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As of 2015 over 47 million people worldwide are diagnosed with Alzheimer’s disease (AD). The incidence of AD increases with age, and affects males and females equally. Current pharmacologic treatment includes two classes of drugs. The purpose of this study was to determine if a multimodal approach (i.e. diet, exercise, cognitive stimulation) towards the prevention and treatment of AD would be more beneficial than pharmacologic therapy alone. Research methods included reviewing peer reviewed journal articles published within the past five years obtained from PubMed, Dynamed, Cochrane, CINAHL, and Clinical Key. Ehret and Chamberlin (2015) found donepezil (Aricept) increased MMSE scores (95% CI, 1.3 to 2.5; P< 0.001); whereas memantine (Namenda) increased MMSE scores (95% CI, 0.6 to 1.8; P< 0.001). Combination therapy of donepezil and memantine revealed no significant improvement of MMSE scores (95% CI, -0.1 to 1.6; P= 0.07). The MIND diet and FINGER studies evaluated multimodal approaches to preventing and treating AD. Morris et al. (2015) found that participants who adhered to the MIND diet significantly reduced the rate of developing AD over an average of 4.5 years by 53% (HR= 0.47; 95% CI: 0.29, 0.76; P= 0.002) compared to those who were the least adherent to the diet. The FINGER study compared four factors between an intervention and control group. Ngandu et al. (2015) found NTB scores revealed a mean difference between groups of 0.022 (95% CI; 0.002 to 0.042; P = 0.030) per year with the intervention group scoring 25% higher at 24 months. The intervention group revealed differences in executive functioning (P = 0.039) 83% higher, and processing speed (P = 0.029) 150% higher than the control group. Memory scores analysis revealed a mean difference in memory decline between the intervention and control groups 1.31 (95% CI; 1.01 to 1.71; P = 0.036) after 24 months. Drug therapy alone provides nominal and short term improvement in cognitive functioning. A multimodal approach can improve or maintain cognitive functioning in those who are at risk for or who already have AD. Primary care providers should consider a multimodal approach to treating patients who have AD or early cognitive decline. Utilizing a multidisciplinary healthcare team by employing the expertise of other health professionals who are trained in working with older adults may be beneficial in the treatment of individuals who are at risk for, or who have AD.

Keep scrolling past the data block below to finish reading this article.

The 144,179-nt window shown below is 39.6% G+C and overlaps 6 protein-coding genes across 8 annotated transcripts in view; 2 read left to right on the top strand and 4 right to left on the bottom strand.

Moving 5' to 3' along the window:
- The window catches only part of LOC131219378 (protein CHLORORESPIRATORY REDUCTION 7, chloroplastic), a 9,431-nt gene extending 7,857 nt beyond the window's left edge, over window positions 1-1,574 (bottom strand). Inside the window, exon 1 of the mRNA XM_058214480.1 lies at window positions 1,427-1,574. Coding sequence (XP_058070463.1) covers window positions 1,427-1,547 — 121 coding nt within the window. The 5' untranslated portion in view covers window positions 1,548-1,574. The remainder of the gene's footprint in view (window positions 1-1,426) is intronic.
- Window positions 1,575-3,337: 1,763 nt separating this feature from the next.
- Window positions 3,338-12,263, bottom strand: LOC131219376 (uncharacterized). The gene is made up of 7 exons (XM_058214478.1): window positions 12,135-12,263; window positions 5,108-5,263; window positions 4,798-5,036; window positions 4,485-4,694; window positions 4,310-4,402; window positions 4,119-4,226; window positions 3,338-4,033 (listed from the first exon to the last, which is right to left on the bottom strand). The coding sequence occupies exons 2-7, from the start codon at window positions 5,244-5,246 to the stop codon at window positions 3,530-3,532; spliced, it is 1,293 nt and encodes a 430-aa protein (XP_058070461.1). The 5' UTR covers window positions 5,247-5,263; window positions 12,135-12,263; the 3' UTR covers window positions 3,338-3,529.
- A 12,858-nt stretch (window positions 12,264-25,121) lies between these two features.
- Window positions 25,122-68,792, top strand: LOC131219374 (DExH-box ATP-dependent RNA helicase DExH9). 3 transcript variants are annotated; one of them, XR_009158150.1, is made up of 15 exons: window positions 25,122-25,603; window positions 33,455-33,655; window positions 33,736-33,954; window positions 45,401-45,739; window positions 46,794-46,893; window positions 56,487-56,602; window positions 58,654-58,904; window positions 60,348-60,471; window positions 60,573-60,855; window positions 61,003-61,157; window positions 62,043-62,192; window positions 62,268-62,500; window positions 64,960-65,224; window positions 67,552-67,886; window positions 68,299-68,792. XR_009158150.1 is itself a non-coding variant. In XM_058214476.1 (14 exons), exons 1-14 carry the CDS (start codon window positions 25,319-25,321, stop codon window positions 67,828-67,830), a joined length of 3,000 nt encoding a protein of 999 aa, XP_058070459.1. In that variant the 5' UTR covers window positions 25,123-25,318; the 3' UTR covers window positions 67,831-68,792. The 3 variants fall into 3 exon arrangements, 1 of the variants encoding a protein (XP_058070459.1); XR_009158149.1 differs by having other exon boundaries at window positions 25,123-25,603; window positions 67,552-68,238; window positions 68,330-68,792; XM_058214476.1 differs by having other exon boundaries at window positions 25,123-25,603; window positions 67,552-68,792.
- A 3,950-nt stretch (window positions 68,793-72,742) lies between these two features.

Physician Assistant Studies
Master of Physician Assistant Studies (MPAS)
Alzheimer Disease -- prevention & control; Combined Modality Therapy; Comparative Study
Nervous System Diseases
Smith, Jason B., "A Multimodal Approach to Preventing and Treating Alzheimer’s Disease" (2016). Physician Assistant Scholarly Project Posters. 87.